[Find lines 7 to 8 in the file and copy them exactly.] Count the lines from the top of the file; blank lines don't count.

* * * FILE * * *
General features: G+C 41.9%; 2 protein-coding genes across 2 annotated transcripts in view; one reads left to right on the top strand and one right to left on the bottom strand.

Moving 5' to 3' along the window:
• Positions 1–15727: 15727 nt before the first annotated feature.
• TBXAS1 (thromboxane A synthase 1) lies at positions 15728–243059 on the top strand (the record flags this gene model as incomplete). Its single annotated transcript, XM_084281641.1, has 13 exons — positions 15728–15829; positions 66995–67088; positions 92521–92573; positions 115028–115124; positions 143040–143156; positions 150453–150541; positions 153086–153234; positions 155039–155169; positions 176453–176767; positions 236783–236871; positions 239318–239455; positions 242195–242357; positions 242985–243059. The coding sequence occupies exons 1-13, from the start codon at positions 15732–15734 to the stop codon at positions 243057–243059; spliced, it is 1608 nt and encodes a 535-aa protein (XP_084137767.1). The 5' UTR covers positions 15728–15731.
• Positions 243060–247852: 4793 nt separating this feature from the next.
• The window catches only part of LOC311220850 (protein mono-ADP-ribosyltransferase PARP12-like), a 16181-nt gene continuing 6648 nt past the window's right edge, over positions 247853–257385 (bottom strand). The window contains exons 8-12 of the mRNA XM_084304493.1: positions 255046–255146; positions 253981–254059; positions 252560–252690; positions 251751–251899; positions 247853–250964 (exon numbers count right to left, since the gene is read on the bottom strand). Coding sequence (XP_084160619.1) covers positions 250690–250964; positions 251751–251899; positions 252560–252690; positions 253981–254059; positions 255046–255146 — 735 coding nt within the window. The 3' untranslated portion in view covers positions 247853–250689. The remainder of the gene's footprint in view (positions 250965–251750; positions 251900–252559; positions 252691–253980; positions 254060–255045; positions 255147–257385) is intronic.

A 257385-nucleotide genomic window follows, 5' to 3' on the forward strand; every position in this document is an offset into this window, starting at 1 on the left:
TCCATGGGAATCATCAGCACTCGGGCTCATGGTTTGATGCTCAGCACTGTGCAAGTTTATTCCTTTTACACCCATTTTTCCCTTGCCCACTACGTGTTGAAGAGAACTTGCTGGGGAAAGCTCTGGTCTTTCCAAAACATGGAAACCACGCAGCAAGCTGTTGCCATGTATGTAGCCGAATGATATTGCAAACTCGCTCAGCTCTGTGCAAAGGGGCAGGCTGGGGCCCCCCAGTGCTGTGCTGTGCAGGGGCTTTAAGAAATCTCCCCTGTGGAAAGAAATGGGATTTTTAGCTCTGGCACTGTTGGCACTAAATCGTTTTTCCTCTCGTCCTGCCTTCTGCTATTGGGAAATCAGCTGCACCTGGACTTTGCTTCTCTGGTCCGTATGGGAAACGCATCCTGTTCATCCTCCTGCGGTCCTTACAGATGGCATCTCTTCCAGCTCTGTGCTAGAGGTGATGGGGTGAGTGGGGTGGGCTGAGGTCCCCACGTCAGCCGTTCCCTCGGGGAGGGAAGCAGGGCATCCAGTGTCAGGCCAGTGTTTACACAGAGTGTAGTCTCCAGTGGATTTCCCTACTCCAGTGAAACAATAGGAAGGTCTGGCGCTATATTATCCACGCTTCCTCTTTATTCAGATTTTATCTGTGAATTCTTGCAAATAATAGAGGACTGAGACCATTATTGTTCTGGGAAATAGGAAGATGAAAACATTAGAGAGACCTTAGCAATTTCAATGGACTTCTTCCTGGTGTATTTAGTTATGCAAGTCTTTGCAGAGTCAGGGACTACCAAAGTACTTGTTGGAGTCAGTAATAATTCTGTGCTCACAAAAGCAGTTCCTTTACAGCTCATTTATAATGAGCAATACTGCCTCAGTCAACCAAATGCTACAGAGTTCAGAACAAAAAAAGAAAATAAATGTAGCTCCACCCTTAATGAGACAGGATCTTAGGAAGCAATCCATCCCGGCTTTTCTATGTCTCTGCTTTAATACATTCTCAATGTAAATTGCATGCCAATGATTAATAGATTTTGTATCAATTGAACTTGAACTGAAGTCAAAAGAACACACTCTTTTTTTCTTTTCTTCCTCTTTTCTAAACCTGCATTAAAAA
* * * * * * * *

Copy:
A 257385-nucleotide genomic window follows, 5' to 3' on the forward strand; every position in this document is an offset into this window, starting at 1 on the left:
TCCATGGGAATCATCAGCACTCGGGCTCATGGTTTGATGCTCAGCACTGTGCAAGTTTATTCCTTTTACACCCATTTTTCCCTTGCCCACTACGTGTTGAAGAGAACTTGCTGGGGAAAGCTCTGGTCTTTCCAAAACATGGAAACCACGCAGCAAGCTGTTGCCATGTATGTAGCCGAATGATATTGCAAACTCGCTCAGCTCTGTGCAAAGGGGCAGGCTGGGGCCCCCCAGTGCTGTGCTGTGCAGGGGCTTTAAGAAATCTCCCCTGTGGAAAGAAATGGGATTTTTAGCTCTGGCACTGTTGGCACTAAATCGTTTTTCCTCTCGTCCTGCCTTCTGCTATTGGGAAATCAGCTGCACCTGGACTTTGCTTCTCTGGTCCGTATGGGAAACGCATCCTGTTCATCCTCCTGCGGTCCTTACAGATGGCATCTCTTCCAGCTCTGTGCTAGAGGTGATGGGGTGAGTGGGGTGGGCTGAGGTCCCCACGTCAGCCGTTCCCTCGGGGAGGGAAGCAGGGCATCCAGTGTCAGGCCAGTGTTTACACAGAGTGTAGTCTCCAGTGGATTTCCCTACTCCAGTGAAACAATAGGAAGGTCTGGCGCTATATTATCCACGCTTCCTCTTTATTCAGATTTTATCTGTGAATTCTTGCAAATAATAGAGGACTGAGACCATTATTGTTCTGGGAAATAGGAAGATGAAAACATTAGAGAGACCTTAGCAATTTCAATGGACTTCTTCCTGGTGTATTTAGTTATGCAAGTCTTTGCAGAGTCAGGGACTACCAAAGTACTTGTTGGAGTCAGTAATAATTCTGTGCTCACAAAAGCAGTTCCTTTACAGCTCATTTATAATGAGCAATACTGCCTCAGTCAACCAAATGCTACAGAGTTCAGAACAAAAAAAGAAAATAAATGTAGCTCCACCCTTAATGAGACAGGATCTTAGGAAGCAATCCATCCCGGCTTTTCTATGTCTCTGCTTTAATACATTCTCAATGTAAATTGCATGCCAATGATTAATAGATTTTGTATCAATTGAACTTGAACTGAAGTCAAAAGAACACACTCTTTTTTTCTTTTCTTCCTCTTTTCTAAACCTGCATTAAAAA